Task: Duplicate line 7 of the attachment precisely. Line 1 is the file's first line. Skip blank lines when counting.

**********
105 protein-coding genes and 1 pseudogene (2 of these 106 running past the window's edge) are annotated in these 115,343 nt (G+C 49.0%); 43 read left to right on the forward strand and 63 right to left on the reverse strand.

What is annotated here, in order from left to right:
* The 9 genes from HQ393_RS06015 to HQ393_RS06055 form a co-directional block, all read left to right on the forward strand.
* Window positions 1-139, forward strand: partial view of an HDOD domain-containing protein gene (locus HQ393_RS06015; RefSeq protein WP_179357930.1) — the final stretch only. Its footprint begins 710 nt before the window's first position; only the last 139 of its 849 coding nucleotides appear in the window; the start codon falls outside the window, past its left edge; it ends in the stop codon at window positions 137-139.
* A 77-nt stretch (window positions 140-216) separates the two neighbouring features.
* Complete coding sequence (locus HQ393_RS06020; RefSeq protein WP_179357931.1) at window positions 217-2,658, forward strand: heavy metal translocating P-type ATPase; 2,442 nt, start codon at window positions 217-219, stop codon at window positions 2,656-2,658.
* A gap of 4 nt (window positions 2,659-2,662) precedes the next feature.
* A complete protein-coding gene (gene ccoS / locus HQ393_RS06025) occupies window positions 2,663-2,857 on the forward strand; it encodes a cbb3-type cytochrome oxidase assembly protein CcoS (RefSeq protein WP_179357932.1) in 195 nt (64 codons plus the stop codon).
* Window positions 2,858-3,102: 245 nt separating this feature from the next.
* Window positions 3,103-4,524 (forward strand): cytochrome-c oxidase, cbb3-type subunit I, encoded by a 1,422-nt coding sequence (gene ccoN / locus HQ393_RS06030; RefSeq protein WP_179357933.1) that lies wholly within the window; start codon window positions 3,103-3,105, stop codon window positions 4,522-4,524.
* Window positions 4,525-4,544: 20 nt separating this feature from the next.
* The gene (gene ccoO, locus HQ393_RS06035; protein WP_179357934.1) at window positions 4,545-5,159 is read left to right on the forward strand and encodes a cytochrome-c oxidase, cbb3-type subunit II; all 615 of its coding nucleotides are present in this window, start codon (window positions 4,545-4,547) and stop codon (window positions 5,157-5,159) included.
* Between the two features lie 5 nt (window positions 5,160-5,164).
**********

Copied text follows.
* A gap of 4 nt (window positions 2,659-2,662) precedes the next feature.